The ‘pad abort’ test or Crew Escape System is an emergency escape measure that helps pull the crew away from the launch vehicle when a mission has to be aborted. The test was conducted at the Satish Dhawan Space Centre, Sriharikota.
The Pad Abort Test demonstrated the safe recovery of the crew module in case of any exigency at the launch pad.
Way ahead: A manned space mission is very different from all other missions that ISRO has so far completed. In terms of complexity and ambition, even the missions to the Moon (Chandrayaan) and Mars (Mangalyaan) are nowhere in comparison.
For a manned mission, the key distinguishing capabilities that ISRO has had to develop include the ability to bring the spacecraft back to Earth after flight, and to build a spacecraft in which astronauts can live in Earth-like conditions in space.
If India does launch the Gaganyaan mission, it will be the the fourth nation to do so after the United States, Russia and China.
The announcement for the centre was made on the occasion of Dolphin day (October 5), observed in Bihar for protection and conservation of Gangetic river dolphin to create awareness to save endangered species.
Role: NDRC will play important role in strengthening conservation efforts and research to save endangered mammal whose population is decreasing. Bihar is home to around half of the country’s estimated 3,000 dolphin population.
About Gangetic Dolphins: The Ganges River dolphin, or susu, inhabits the Ganges-Brahmaputra-Meghna and Karnaphuli-Sangu river systems of Nepal, India, and Bangladesh. It is classified as endangered by the IUCN.
This dolphin is among the four “obligate” freshwater dolphins – the other three are the baiji now likely extinct from the Yangtze river in China, the bhulan of the Indus in Pakistan and the boto of the Amazon River in Latin America. Although there are several species of marine dolphins whose ranges include some freshwater habitats, these four species live only in rivers and lakes.
Being a mammal, the Ganges River dolphin cannot breathe in the water and must surface every 30-120 seconds. Because of the sound it produces when breathing, the animal is popularly referred to as the ‘Susu’.
Threats: The survival of the Ganges River dolphin is threatened by unintentional killing through entanglement in fishing gear; directed harvest for dolphin oil, which is used as a fish attractant and for medicinal purposes; water development projects (e.g. water extraction and the construction of barrages, high dams, and embankments); industrial waste and pesticides; municipal sewage discharge and noise from vessel traffic; and overexploitation of prey, mainly due to the widespread use of non-selective fishing gear.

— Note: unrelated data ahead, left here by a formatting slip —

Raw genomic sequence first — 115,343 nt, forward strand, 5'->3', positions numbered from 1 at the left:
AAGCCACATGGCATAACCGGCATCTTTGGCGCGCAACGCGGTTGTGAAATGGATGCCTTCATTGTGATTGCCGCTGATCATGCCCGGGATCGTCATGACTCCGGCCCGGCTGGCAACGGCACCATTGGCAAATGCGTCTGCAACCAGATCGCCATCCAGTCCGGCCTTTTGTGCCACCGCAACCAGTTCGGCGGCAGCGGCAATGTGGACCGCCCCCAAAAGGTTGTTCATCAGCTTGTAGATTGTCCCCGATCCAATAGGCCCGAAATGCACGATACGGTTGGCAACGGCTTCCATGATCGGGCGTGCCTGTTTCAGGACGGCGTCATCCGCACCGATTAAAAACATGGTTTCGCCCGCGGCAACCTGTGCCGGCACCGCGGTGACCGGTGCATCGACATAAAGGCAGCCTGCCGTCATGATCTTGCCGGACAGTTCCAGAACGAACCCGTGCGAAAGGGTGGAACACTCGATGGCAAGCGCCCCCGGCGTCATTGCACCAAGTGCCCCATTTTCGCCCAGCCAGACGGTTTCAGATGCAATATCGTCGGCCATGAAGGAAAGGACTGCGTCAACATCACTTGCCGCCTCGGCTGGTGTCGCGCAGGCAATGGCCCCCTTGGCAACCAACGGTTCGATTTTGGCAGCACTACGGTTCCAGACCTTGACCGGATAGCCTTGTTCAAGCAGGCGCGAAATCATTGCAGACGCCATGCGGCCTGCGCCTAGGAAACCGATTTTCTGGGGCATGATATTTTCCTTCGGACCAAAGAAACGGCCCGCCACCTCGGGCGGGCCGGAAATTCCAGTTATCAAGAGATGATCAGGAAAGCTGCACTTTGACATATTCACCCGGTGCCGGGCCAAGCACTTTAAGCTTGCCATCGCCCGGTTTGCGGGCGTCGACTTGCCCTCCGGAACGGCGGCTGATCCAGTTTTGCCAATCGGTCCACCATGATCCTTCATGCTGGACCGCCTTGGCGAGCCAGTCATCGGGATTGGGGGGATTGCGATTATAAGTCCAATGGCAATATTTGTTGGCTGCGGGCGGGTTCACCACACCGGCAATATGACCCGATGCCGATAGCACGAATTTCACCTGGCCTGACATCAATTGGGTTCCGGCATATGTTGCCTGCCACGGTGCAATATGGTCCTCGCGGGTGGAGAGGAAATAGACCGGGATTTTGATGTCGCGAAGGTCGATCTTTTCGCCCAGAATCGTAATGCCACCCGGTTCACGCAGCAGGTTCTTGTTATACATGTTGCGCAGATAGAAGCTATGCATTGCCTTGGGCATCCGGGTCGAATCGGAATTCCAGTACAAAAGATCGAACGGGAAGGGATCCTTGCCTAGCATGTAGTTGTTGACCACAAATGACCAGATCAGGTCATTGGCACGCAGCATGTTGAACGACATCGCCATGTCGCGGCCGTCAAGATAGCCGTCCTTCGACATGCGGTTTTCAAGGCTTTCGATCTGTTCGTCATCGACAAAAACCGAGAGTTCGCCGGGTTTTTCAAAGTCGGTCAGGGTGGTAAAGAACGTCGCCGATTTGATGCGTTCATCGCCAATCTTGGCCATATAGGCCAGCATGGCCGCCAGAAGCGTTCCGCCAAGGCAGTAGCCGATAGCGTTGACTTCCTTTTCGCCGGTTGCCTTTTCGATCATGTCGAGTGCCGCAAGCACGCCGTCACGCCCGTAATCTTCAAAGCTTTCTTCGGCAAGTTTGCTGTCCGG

Bisphenol A (BPA): BPA is commonly used to coat the insides of food cans, bottle tops and water supply lines, and was once a component of baby bottles.
Concerns: While BPA that seeps into food and drink is considered safe in low doses, prolonged exposure is suspected of affecting the health of children and contributing to high blood pressure.
Tiny spheres to trap BPA- how they function? The micron-sized spheres developed resemble tiny flower-like collections of titanium dioxide petals.
The supple petals provide plenty of surface area for researchers to anchor cyclodextrin — a benign sugar-based molecule often used in food and drugs. It has a two-faced structure, with a hydrophobic (water-avoiding) cavity and a hydrophilic (water-attracting) outer surface.
BPA is hydrophobic and naturally attracted to the cavity. Once trapped, reactive oxygen species (ROS) produced by the spheres degrades BPA into harmless chemicals.
What is it? It is a joint Maritime Exercise between India and Japan. It was started in January 2012 with special focus on Maritime Security Cooperation.
Why in News? The 3rd edition of Japan-India Maritime Exercise (JIMEX) is being held at Visakhapatnam, Andhra Pradesh. JIMEX-18 is aimed to enhance interoperability, improve understanding and imbibe best practices between navies of two countries.
Nobel Peace Prize: Dr. Denis Mukwege and Nadia Murad have jointly been awarded the 2018 Nobel Peace Prize. They were given award for their efforts to end use of sexual violence as a weapon of war and armed conflict.
The Nobel Peace Prize is awarded by a committee elected by the Norwegian Parliament.